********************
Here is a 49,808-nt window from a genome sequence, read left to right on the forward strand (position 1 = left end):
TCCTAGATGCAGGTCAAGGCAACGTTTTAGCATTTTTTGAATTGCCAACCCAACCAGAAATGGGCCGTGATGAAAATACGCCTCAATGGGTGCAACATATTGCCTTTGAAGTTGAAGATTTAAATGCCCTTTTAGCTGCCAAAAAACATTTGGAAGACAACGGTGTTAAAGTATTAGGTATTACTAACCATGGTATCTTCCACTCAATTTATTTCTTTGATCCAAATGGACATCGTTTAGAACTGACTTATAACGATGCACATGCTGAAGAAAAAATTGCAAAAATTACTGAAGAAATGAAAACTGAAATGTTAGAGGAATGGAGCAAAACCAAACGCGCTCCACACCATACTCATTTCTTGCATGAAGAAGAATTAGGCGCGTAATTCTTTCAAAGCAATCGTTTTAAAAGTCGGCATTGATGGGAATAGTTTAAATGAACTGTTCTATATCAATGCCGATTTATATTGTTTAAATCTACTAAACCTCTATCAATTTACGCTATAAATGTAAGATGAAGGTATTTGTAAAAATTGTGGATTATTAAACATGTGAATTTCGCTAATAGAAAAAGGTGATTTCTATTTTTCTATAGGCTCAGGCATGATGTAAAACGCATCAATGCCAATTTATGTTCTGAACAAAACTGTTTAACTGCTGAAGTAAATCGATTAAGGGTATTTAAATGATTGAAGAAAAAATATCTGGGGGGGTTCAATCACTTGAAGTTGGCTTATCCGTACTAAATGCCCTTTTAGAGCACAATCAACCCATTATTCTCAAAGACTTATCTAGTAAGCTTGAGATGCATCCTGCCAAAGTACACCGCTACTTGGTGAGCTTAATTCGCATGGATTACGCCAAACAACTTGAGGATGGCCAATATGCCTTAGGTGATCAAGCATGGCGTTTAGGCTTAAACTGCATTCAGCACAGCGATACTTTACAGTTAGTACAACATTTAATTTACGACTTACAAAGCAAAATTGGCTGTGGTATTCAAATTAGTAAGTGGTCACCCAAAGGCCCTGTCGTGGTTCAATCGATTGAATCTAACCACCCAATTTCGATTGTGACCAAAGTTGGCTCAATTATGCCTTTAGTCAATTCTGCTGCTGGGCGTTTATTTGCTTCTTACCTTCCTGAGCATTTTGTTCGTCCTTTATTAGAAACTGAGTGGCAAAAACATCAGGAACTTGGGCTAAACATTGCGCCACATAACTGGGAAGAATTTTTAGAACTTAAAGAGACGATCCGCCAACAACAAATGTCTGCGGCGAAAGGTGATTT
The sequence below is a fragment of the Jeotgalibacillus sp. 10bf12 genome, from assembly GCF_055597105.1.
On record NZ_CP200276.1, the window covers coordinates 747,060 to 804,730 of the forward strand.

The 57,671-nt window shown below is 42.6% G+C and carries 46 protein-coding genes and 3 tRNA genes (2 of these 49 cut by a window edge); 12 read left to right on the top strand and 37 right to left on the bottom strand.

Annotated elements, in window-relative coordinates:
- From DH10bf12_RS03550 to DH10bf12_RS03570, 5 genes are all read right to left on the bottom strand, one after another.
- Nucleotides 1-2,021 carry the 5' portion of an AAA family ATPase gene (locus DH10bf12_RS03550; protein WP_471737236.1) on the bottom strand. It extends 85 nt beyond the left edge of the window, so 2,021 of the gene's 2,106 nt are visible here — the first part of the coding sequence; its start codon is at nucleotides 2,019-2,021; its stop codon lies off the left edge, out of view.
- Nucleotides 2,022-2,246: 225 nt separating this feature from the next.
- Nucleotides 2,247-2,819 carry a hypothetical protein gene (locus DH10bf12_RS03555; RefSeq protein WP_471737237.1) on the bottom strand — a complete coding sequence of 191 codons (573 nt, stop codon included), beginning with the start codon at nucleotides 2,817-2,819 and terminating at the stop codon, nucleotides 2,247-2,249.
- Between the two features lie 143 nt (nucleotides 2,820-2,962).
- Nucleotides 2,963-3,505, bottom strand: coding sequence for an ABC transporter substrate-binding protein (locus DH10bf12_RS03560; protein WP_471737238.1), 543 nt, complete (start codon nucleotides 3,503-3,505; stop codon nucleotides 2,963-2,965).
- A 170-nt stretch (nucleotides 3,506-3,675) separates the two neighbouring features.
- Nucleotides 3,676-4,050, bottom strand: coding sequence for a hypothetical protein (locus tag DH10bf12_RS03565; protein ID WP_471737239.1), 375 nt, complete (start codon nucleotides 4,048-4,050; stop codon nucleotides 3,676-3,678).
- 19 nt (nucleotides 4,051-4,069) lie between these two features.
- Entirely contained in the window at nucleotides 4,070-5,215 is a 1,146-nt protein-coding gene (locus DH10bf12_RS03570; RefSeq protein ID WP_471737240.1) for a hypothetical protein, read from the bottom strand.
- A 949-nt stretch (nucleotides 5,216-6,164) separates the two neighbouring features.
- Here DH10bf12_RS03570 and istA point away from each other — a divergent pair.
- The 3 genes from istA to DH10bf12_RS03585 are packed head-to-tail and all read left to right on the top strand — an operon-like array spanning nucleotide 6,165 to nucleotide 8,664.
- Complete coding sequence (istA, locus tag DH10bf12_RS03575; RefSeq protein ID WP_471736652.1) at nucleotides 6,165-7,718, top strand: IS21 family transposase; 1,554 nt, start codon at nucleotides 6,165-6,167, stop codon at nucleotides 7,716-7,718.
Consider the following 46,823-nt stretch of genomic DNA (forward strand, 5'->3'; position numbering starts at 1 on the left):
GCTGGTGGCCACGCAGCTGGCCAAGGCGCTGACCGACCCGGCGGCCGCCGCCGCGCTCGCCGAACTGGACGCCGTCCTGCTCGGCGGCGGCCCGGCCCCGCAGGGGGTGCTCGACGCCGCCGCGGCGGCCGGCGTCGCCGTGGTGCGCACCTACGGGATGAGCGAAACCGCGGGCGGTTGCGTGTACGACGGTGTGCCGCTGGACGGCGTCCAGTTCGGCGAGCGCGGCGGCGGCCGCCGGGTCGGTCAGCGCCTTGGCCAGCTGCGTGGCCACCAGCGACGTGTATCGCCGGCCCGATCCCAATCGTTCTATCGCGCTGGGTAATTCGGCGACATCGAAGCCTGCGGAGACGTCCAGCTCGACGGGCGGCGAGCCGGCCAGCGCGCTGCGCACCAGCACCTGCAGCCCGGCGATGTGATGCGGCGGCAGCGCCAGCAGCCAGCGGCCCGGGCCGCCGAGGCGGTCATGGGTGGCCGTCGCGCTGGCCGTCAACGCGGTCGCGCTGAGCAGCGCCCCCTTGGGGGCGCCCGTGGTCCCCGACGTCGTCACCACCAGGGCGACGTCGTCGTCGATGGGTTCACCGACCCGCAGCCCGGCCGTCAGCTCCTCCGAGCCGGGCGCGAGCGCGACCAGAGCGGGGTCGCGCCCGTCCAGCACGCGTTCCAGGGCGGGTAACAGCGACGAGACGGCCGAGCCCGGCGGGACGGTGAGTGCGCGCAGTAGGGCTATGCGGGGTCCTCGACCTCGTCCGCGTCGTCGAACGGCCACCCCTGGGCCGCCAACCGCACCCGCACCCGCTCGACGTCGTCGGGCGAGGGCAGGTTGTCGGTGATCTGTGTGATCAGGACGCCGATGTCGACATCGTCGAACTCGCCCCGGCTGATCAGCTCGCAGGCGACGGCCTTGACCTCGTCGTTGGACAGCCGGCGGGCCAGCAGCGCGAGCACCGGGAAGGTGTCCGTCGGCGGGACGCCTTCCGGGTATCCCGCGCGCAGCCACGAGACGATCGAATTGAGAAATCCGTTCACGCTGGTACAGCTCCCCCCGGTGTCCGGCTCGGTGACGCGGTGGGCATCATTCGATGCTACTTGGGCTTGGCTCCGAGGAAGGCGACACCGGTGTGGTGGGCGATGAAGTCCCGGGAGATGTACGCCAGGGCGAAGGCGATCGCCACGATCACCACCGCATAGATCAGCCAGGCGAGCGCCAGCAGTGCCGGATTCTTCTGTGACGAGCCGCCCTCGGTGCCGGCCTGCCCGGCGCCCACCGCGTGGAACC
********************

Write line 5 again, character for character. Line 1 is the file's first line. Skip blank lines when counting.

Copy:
The 57,671-nt window shown below is 42.6% G+C and carries 46 protein-coding genes and 3 tRNA genes (2 of these 49 cut by a window edge); 12 read left to right on the top strand and 37 right to left on the bottom strand.